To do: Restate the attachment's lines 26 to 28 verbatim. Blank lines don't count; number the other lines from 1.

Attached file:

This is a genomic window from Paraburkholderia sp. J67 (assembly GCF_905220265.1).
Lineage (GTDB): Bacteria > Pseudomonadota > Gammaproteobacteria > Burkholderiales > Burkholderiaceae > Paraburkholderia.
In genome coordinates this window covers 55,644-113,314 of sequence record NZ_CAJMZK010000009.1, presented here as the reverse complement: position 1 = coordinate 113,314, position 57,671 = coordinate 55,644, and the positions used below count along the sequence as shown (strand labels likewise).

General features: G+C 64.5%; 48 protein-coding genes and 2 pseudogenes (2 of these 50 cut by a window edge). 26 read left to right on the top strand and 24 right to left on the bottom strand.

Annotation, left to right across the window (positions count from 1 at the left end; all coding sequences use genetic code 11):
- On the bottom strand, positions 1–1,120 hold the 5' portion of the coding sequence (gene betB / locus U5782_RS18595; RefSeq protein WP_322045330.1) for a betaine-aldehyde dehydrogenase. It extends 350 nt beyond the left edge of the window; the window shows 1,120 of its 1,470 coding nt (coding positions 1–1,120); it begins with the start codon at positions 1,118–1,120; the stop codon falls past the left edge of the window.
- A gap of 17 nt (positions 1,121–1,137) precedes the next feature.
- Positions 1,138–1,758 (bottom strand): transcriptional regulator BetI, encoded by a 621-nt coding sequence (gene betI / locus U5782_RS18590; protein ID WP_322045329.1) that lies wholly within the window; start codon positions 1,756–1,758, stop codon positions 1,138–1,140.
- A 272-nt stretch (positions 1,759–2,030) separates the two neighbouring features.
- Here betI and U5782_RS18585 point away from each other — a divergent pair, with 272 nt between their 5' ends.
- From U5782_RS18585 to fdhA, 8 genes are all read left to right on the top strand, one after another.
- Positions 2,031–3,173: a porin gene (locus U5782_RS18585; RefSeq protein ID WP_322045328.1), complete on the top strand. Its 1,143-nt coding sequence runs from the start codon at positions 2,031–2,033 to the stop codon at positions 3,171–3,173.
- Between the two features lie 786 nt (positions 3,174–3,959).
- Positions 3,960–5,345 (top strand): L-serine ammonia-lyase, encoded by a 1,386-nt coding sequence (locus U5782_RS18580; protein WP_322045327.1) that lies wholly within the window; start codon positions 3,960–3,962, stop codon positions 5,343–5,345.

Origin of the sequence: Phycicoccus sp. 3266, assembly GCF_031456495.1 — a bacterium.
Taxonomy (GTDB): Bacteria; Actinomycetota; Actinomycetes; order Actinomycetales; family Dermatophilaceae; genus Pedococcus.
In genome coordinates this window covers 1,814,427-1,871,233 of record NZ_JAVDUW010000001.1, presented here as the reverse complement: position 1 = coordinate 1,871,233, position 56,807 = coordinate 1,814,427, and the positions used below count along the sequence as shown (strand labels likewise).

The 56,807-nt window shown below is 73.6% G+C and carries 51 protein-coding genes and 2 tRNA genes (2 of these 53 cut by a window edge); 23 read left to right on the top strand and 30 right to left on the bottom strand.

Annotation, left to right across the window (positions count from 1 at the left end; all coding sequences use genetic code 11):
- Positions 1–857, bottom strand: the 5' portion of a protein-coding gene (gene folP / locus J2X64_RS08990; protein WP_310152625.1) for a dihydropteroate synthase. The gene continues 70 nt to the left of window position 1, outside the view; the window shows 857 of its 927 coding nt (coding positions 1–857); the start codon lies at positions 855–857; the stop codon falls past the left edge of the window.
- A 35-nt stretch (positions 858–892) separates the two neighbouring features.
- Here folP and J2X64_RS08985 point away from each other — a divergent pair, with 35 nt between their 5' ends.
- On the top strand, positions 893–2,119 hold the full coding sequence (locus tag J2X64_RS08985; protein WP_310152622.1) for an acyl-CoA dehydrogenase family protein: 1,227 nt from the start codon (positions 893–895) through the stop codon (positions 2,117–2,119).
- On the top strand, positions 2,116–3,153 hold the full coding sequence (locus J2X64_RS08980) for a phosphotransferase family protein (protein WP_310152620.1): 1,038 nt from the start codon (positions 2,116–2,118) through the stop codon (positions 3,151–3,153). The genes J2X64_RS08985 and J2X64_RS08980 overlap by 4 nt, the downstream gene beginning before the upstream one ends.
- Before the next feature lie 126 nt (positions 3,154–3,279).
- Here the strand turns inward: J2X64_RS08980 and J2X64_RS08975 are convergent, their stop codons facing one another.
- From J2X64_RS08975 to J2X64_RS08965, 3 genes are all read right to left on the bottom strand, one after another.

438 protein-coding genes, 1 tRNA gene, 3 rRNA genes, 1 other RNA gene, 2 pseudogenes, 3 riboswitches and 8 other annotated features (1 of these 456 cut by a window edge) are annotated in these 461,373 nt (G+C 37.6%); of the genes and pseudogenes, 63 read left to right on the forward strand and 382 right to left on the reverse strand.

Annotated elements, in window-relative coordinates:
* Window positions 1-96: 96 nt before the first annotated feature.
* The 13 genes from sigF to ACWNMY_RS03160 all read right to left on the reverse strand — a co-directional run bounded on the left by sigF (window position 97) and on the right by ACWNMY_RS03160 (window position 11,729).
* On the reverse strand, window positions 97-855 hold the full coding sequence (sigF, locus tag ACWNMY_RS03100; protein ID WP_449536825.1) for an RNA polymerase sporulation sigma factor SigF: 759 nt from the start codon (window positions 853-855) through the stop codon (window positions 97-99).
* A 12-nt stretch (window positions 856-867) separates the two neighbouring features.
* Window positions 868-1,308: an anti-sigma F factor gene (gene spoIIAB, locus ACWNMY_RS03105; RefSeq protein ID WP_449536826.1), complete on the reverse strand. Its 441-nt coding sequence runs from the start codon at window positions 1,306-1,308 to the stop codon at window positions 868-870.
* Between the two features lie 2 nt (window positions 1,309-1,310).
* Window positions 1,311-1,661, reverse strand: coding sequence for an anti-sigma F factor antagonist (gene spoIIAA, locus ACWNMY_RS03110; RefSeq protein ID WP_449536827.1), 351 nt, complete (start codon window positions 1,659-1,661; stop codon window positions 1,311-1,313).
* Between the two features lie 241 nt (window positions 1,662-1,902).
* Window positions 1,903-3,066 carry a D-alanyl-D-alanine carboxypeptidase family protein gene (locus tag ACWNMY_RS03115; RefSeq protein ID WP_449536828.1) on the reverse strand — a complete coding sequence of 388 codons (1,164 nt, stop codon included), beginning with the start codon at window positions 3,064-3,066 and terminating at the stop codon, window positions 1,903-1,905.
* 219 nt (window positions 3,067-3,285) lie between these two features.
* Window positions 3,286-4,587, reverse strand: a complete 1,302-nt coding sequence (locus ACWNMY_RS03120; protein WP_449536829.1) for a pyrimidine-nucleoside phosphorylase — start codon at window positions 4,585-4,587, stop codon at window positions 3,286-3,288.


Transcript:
- Here the strand turns inward: J2X64_RS08980 and J2X64_RS08975 are convergent, their stop codons facing one another.
- From J2X64_RS08975 to J2X64_RS08965, 3 genes are all read right to left on the bottom strand, one after another.

438 protein-coding genes, 1 tRNA gene, 3 rRNA genes, 1 other RNA gene, 2 pseudogenes, 3 riboswitches and 8 other annotated features (1 of these 456 cut by a window edge) are annotated in these 461,373 nt (G+C 37.6%); of the genes and pseudogenes, 63 read left to right on the forward strand and 382 right to left on the reverse strand.